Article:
Baltimore County News
Baltimore County Fire Chief John J. Hohman
In my 35 years in the Fire Service, I’ve seen how advances in technology, equipment and building codes have saved lives. One of the most important advances is one of the most humble: the small, inexpensive carbon monoxide detector.
Here in Baltimore County, the Fire Department responds to a growing number of calls involving carbon monoxide (CO) gas – and that is a good thing. Why? Because the calls are generated by CO detectors that are alerting residents to a potentially deadly problem before it becomes deadly.
In recent years and following a number of CO tragedies, Baltimore County enacted legislation requiring CO detectors in all rental housing and in some owner-occupied residences. During November, fire crews responded to 50 CO calls – none of them involving serious injury.
I can’t overestimate how dangerous CO – which kills by robbing oxygen from the blood – is. Carbon monoxide is produced during the burning of fossil fuels – oil, gas, coal, propane, wood. If your home includes an appliance that runs off of one of these fuels, CO is an issue for you. The causes of CO buildup are varied, everything from malfunctioning gas stoves to a blocked fireplace flue.
CO calls tend to increase during periods of extreme heat or cold, when houses are closed up tightly and appliances are running. Landlords and homeowners who have invested in energy saving enhancements – new windows, for example – should know that one downside to such energy efficiency is that it limits the air flow that helps dilute CO when a leak occurs.
In such homes, the deadly gas has nothing to do but build up – and because of its unique characteristics victims can be overcome without ever knowing what happened. You can’t see or smell CO, and the early symptoms – headache, nausea, aches – are so commonplace that people have no idea they’re being poisoned.
People ask, “What is the acceptable level of carbon monoxide?” The answer is that CO is not acceptable, certainly not over a long period of time. At low levels, it will make you sicker and sicker the longer you’re exposed to it. At high levels, it can kill within hours.
This is why the CO detector is so important. It tells you the gas is there. The detector sounds an alarm when the gas reaches 35 parts per million. This is a level low enough not to make you sick – at least not at first – but high enough to tell you something’s wrong.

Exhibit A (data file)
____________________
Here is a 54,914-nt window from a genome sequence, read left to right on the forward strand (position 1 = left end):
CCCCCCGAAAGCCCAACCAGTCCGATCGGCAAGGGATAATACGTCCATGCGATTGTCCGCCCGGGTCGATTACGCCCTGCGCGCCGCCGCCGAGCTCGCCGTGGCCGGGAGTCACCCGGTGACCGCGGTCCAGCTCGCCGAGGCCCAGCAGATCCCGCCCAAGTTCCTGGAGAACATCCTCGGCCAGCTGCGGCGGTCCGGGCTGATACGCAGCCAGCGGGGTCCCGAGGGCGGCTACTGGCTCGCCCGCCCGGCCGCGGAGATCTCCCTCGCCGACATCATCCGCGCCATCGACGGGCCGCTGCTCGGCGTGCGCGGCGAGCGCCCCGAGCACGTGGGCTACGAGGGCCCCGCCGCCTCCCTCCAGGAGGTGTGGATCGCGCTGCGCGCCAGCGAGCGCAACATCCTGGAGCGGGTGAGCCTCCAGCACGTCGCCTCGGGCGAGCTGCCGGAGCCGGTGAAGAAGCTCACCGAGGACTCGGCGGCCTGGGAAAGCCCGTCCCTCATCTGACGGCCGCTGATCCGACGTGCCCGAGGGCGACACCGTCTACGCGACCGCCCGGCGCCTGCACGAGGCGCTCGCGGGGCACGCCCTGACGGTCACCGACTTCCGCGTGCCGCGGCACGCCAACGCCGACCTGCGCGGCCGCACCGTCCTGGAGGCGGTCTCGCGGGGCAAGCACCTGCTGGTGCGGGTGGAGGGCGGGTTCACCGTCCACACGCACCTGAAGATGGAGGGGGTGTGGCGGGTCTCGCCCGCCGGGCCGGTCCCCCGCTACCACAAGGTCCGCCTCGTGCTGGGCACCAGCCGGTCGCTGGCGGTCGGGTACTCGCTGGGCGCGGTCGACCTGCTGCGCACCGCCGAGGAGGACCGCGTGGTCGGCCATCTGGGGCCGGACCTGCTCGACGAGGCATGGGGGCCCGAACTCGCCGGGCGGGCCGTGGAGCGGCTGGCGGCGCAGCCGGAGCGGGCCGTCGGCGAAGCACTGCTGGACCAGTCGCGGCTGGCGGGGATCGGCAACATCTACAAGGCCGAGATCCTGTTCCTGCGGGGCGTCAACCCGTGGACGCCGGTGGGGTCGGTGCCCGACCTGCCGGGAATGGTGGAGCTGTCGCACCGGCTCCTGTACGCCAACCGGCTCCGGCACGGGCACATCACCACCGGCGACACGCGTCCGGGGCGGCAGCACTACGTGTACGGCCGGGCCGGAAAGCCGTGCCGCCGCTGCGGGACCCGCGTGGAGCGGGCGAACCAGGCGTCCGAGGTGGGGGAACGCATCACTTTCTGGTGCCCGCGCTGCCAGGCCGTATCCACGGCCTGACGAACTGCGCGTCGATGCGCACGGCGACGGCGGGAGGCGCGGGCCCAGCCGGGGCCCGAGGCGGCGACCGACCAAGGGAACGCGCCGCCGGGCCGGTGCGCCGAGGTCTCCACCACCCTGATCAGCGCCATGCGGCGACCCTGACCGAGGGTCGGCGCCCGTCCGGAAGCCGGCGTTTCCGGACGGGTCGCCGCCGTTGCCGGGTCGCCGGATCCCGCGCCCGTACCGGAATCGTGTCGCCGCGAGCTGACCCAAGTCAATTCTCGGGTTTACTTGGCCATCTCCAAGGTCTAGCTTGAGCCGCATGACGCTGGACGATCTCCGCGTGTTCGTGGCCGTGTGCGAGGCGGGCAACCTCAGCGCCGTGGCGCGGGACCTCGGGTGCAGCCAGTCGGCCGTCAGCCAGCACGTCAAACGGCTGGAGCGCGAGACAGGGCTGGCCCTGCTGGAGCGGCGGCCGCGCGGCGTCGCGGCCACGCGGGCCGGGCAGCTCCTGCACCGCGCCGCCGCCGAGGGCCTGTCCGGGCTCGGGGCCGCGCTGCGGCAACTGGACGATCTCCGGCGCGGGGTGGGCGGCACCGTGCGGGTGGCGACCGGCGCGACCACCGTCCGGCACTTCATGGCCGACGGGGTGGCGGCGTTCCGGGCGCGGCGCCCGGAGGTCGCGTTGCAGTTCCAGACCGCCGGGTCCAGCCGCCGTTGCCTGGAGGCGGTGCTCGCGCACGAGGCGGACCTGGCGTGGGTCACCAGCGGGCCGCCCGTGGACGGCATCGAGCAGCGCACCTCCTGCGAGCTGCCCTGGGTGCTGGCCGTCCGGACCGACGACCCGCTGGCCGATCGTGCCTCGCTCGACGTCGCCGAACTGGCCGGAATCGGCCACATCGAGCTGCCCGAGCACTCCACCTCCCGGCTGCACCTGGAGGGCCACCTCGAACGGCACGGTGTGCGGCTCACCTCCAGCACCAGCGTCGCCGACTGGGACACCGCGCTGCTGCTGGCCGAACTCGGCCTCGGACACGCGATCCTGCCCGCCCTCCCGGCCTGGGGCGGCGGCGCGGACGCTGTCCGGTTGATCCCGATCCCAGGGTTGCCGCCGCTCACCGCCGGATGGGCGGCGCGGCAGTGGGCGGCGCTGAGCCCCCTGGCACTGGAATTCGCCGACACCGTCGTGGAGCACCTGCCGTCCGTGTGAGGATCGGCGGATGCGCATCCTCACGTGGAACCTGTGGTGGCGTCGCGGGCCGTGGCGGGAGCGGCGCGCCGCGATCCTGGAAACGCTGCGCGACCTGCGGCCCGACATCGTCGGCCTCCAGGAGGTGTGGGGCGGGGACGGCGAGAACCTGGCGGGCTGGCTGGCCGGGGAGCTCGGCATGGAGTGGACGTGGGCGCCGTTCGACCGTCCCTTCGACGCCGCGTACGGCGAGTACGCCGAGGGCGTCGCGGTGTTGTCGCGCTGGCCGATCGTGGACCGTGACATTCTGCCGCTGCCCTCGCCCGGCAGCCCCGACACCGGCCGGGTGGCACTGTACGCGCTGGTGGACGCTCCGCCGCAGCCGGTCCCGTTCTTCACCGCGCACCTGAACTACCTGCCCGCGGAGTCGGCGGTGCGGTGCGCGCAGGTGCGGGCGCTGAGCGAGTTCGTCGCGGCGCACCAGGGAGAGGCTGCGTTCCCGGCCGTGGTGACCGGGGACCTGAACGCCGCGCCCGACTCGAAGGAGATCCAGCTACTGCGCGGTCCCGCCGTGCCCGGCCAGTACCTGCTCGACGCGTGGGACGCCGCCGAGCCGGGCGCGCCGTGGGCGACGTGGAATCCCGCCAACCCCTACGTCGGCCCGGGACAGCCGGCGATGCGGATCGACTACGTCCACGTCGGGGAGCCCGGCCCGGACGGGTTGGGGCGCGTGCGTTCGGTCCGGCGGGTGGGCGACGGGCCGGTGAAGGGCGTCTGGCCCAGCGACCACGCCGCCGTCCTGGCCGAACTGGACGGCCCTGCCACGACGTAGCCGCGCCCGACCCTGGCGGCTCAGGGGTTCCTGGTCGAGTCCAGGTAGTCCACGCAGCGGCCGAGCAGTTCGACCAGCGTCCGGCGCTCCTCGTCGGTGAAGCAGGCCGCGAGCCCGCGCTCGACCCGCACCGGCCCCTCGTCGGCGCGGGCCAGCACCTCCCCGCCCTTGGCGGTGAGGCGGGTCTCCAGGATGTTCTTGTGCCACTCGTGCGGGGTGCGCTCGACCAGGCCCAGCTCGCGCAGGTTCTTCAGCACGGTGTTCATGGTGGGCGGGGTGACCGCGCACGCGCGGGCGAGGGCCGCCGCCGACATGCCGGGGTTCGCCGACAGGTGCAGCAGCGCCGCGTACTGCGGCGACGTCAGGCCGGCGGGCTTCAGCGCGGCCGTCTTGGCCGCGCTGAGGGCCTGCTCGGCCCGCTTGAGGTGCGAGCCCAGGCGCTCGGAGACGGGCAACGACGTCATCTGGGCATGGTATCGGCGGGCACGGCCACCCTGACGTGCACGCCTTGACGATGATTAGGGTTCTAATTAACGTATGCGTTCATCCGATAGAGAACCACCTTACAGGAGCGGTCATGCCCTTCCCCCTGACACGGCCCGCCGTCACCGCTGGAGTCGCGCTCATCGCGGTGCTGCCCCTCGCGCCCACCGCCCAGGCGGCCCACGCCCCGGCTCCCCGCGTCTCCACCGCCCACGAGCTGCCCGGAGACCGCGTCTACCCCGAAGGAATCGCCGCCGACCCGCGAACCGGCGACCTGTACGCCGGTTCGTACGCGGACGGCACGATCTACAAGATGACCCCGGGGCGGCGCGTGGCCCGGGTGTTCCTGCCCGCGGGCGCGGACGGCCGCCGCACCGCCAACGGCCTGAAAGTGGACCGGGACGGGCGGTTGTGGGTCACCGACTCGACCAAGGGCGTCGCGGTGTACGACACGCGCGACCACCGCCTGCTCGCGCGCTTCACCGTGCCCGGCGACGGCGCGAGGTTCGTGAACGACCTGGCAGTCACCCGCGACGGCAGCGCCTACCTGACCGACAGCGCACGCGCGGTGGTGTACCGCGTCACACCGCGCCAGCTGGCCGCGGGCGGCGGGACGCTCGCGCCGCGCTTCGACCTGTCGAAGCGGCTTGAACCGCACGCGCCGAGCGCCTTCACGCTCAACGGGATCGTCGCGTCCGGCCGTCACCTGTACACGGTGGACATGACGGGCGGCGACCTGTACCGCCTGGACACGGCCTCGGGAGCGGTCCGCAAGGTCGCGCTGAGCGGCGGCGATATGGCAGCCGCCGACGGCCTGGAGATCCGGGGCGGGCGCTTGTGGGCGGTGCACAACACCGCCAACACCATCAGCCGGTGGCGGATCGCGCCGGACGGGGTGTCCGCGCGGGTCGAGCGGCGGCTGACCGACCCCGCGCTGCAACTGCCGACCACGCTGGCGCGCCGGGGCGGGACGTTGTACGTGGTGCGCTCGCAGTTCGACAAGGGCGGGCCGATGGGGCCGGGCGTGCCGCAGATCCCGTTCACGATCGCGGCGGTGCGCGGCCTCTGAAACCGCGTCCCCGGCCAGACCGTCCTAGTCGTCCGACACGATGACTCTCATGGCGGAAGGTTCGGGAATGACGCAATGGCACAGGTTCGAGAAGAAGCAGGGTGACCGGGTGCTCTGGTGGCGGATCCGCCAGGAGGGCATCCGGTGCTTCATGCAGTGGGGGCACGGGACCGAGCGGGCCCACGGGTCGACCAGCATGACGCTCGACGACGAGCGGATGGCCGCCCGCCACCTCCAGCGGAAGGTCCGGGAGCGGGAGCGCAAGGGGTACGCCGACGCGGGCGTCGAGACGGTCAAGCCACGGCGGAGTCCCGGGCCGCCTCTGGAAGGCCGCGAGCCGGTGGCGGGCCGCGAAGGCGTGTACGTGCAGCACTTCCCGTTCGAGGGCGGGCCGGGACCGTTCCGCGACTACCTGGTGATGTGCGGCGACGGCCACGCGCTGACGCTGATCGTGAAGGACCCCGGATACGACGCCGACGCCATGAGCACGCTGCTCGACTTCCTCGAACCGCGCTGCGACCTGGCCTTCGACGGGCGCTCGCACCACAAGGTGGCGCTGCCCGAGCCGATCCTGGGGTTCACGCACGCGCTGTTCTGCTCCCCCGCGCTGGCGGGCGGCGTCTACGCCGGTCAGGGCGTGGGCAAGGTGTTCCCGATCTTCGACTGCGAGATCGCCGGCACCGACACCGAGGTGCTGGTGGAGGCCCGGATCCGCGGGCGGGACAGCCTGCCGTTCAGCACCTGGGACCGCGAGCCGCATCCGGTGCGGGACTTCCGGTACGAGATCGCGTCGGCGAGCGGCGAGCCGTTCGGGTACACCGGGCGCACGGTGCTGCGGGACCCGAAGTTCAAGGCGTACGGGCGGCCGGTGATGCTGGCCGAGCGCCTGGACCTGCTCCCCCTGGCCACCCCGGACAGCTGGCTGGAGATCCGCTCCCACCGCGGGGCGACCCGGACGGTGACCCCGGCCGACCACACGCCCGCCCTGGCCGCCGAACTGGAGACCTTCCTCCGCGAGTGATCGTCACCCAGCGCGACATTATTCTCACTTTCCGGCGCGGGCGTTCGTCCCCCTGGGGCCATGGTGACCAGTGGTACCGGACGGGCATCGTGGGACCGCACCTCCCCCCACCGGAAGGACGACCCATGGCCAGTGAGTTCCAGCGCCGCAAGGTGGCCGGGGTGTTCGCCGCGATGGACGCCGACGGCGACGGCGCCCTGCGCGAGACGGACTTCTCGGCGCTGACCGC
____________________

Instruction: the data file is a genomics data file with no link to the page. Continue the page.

Your alarm doesn’t do you any good if you rob the batteries or ignore it when it goes off. If it sounds, call 911 and get out of the house. Here’s what you can expect, once fire crews arrive:
- Firefighters will use special gas meters to measure the level of CO.
- Crews will attempt to identify the source of the CO.
- Crews will ventilate the house, mitigating the hazard by diluting the gas with fresh air.
- Firefighters will not attempt to repair heating units, water heaters, fireplaces and other fuel-burning appliances. Such repairs are the property owner’s responsibility.
- Firefighters will shut down and advise the residents not to use any appliance they believe is causing the problem.
- If you live in a rental property and the level of CO is 50 parts per million or more, firefighters will contact the Office of Permits, Approvals and Inspections. The building inspector will visit the site at a later date to certify that the problem has been repaired by a licensed expert.
Along with installation of detectors, basic home maintenance – cleaning your chimney and fireplace regularly, checking gas-fueled appliance connections on a regular basis – is essential to preventing problems with CO.
If you rent your home or apartment, ask your landlord if the building uses fossil fuel-burning appliances and make sure the property owner has complied with the law requiring CO alarms. If the answer is no, contact the Office of Permits, Approvals and Inspections at 410-887-6060.
Carbon monoxide alarms are inexpensive, easy to install, readily available and effective. There is no reason why any of us should fall prey to this particular hazard any longer.
Revised April 6, 2016